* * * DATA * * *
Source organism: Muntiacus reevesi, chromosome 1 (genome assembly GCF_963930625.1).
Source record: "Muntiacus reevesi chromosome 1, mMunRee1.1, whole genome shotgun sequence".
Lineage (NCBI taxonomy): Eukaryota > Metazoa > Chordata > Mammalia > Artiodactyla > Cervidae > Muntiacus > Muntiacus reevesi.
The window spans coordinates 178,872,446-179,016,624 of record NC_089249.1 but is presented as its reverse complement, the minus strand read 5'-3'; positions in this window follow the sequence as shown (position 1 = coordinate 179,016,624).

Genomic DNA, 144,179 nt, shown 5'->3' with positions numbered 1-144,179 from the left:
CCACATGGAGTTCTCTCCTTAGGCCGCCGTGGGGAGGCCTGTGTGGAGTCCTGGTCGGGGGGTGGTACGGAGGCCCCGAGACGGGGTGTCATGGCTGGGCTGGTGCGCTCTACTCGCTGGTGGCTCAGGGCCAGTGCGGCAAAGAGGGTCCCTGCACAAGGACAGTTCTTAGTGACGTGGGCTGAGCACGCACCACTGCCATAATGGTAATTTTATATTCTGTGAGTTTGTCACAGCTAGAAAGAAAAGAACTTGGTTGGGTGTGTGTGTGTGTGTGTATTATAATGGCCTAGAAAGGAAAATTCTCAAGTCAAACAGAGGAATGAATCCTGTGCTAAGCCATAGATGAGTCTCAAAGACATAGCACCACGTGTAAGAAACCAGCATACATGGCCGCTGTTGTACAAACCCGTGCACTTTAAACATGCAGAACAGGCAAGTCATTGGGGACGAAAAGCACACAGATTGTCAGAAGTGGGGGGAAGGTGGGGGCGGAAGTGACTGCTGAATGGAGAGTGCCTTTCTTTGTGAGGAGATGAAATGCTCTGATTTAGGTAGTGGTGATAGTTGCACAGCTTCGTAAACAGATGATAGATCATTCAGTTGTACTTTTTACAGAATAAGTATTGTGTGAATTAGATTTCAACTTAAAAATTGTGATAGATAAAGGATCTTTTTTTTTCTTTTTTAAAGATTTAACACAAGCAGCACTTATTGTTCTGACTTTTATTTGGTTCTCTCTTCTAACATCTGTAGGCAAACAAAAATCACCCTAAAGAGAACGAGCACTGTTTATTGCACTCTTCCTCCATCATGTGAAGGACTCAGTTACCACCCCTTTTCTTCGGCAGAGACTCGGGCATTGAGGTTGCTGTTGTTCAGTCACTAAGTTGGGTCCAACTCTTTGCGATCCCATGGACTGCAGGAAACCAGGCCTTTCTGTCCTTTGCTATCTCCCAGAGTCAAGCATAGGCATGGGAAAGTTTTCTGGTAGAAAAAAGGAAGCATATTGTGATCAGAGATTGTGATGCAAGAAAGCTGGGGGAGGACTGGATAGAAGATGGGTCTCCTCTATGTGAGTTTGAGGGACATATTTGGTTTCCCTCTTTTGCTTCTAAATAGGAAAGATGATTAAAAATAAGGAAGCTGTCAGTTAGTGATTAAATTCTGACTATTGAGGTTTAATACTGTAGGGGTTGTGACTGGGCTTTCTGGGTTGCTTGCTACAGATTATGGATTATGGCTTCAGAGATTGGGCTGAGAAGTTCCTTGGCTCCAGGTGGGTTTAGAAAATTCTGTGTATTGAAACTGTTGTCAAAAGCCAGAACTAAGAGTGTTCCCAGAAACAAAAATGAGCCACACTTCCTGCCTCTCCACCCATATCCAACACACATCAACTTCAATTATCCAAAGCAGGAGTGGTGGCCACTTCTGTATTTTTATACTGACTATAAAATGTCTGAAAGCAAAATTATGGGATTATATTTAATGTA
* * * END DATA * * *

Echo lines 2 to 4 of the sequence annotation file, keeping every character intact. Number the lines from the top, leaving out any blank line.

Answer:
Source record: "Muntiacus reevesi chromosome 1, mMunRee1.1, whole genome shotgun sequence".
Lineage (NCBI taxonomy): Eukaryota > Metazoa > Chordata > Mammalia > Artiodactyla > Cervidae > Muntiacus > Muntiacus reevesi.
The window spans coordinates 178,872,446-179,016,624 of record NC_089249.1 but is presented as its reverse complement, the minus strand read 5'-3'; positions in this window follow the sequence as shown (position 1 = coordinate 179,016,624).